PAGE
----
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Stop Biting

men with a parrot on his shoulder

Parrots are naturally social creatures and are fun to have as pets. Some pet owners however have problems when their pets bite. Among the three most common behavior problems in parrots, which are plucking, screaming, and biting, biting is probably the most feared by pet owners but at the same time is brought about by things that the owner does. Most tame parrots will not bite without a good reason. If you get bit by an aggressive wild parrot then it is your fault for trying to handle an untamed bird. If your tame pet parrot however bites you then do not fear because parrots only bite for good reasons. All you need to do is find out why your pet is biting in order to address the problem.

Why Does My Parrot Bite?

There are four main reasons why parrots bite. One of the reasons is that biting is an instinct with parrots and is often just used by them to inspect or play with something. Often times people who get bit by parrots were actually just being inspected by the parrot as it tried to “get more acquainted” with the person’s finger. However, people not used to this behavior misinterpret it as biting and get scared and pull back or does something that scares the parrot as well. This leads to the second reason for biting – fear. Parrots bite when they get scared. It is an instinct they have used to protect themselves. Parrots also bite out of territorial aggression. They will bite people who dare stick their finger in their cage if the person hasn’t gained their trust yet. Some parrots bite though because they have learned that biting will get them the response they desire. This is called learned aggression. For example a parrot, even a tame one, can suddenly bite a person holding it even though they seemed to get along fine at first simply because it has learned that its owner will immediately take him back if he bites. Biting is the fastest way to get back to its comfort zone.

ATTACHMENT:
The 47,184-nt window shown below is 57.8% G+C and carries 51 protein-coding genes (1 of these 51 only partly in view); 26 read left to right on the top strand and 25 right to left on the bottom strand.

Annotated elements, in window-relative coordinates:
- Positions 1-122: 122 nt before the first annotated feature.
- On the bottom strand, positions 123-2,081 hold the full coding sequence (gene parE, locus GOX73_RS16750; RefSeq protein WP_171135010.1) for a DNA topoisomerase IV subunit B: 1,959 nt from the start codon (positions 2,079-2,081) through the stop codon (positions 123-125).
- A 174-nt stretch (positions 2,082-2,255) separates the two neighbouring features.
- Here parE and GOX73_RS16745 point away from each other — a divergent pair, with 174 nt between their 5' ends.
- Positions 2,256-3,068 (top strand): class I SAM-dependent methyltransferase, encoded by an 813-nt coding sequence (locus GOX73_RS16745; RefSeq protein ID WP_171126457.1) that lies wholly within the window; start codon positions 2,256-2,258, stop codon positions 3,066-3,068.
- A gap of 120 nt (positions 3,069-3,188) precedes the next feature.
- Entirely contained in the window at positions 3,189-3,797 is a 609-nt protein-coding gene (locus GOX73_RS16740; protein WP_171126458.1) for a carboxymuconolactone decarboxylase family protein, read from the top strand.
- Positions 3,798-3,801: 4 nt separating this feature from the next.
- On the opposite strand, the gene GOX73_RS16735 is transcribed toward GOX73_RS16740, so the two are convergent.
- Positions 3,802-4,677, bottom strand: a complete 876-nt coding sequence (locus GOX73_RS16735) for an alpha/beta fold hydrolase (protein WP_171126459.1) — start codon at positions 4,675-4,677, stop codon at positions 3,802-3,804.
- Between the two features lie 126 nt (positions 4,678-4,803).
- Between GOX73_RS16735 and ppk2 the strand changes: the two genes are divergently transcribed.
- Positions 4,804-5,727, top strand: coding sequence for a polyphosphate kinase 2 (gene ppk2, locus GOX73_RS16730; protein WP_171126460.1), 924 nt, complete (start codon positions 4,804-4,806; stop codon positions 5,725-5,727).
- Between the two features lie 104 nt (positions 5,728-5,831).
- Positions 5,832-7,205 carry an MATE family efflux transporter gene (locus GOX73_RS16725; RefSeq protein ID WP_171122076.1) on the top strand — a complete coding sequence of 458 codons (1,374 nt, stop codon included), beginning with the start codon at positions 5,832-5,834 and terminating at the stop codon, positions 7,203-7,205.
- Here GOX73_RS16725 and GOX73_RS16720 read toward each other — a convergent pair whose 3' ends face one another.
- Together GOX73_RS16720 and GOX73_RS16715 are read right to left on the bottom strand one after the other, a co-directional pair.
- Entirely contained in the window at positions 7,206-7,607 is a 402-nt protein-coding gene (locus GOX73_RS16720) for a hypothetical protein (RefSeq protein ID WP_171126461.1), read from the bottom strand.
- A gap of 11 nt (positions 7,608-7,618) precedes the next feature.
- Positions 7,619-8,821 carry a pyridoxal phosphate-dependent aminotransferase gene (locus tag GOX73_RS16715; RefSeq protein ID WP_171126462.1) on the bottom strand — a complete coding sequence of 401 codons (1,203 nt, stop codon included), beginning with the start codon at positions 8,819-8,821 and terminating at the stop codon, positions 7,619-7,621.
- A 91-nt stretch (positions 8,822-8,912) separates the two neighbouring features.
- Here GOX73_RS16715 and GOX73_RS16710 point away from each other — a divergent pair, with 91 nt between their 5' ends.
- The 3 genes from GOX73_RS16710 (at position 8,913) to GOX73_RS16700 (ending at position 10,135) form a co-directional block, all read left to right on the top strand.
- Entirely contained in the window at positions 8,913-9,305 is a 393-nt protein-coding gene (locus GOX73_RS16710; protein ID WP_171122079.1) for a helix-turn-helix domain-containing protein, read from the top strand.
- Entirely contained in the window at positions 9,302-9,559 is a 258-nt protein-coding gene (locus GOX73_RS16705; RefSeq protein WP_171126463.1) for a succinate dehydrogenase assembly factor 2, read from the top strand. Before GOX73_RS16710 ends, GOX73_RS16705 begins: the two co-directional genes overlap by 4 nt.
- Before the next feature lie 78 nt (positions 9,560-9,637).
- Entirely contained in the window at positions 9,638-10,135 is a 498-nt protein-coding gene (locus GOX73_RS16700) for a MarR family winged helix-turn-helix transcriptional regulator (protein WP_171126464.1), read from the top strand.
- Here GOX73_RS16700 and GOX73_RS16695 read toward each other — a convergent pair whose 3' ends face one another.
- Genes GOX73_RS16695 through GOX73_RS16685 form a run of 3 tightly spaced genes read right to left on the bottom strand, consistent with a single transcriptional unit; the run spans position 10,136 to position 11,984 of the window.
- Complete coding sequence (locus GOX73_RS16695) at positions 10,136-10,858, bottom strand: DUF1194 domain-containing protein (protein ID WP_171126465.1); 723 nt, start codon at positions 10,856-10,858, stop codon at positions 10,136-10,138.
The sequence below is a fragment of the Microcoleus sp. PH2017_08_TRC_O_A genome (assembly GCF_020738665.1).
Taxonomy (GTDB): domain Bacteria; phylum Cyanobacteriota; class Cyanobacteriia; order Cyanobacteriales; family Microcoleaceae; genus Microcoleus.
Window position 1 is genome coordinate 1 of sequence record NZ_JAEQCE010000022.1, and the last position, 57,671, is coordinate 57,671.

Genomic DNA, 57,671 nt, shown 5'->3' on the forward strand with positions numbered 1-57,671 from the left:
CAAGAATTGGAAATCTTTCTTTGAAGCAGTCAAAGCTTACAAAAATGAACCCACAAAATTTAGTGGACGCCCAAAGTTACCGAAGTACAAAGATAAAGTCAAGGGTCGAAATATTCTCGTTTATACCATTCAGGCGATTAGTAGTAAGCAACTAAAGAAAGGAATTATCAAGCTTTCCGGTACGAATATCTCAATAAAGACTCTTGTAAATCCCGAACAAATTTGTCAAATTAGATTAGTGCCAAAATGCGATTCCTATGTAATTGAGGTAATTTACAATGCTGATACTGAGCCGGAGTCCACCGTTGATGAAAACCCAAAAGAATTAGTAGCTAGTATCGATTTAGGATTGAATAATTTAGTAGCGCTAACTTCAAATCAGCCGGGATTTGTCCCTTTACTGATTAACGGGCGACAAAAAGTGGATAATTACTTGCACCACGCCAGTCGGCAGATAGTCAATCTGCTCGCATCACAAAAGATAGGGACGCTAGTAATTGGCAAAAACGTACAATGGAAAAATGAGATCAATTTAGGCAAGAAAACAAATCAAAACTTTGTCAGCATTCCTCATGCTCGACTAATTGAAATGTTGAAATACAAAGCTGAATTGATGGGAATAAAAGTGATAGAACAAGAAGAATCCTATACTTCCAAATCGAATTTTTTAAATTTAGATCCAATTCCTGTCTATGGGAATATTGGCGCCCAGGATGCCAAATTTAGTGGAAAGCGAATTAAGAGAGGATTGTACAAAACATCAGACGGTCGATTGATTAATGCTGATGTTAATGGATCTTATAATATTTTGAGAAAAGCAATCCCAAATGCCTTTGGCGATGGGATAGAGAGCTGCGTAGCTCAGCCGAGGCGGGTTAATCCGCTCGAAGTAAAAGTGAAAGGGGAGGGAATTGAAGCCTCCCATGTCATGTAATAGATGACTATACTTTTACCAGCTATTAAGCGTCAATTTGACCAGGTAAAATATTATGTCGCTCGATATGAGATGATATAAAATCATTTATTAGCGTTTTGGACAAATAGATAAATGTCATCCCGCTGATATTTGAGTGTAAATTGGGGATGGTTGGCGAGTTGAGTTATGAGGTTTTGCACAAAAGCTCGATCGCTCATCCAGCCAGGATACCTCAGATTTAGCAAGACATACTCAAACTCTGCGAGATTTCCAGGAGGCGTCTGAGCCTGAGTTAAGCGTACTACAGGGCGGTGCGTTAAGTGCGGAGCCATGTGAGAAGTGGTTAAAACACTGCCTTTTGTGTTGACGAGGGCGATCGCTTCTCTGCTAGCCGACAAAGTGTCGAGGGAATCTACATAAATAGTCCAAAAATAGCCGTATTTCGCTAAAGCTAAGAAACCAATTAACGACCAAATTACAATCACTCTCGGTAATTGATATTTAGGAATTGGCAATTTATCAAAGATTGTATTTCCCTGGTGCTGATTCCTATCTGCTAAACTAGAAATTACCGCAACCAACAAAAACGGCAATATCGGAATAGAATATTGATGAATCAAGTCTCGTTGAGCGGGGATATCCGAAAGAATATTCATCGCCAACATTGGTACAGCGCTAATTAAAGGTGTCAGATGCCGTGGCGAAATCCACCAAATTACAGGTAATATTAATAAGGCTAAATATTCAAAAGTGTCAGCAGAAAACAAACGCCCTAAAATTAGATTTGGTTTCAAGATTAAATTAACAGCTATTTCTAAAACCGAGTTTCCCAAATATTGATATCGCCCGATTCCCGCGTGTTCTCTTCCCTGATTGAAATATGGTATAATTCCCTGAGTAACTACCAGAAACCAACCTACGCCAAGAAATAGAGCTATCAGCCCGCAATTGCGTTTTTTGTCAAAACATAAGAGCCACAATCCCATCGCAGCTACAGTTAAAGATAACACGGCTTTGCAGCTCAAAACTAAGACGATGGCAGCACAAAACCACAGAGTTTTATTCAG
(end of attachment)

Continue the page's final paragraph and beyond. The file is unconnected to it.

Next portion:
How To Stop Your Parrot’s Biting

To stop your parrot’s biting episodes you first need to learn why it bites. If you realize that your parrot is not actually biting but exploring then simply train your parrot to learn to what degree it can “examine” fingers. When your parrot is “beaking” (not biting) reprimand it with a firm but gentle know “No” or tell it to go “Gentle”. Then push your hand into the beak instead of pulling since this will cause the parrot to break its grip. If your parrot is biting out of fear then simply remove your parrot from the stressful situation and avoid such situations next time. Warn strangers to also not try to pet your parrot or stick their fingers in its cage. But most of all you have to work with your parrot and give it trust building exercises so that it will not get easily frightened and be better adjusted. A good trust building exercise would be to trick train your bird starting with the STEP UP command and progressing to more complicated tricks as the trust between you and your bird increases.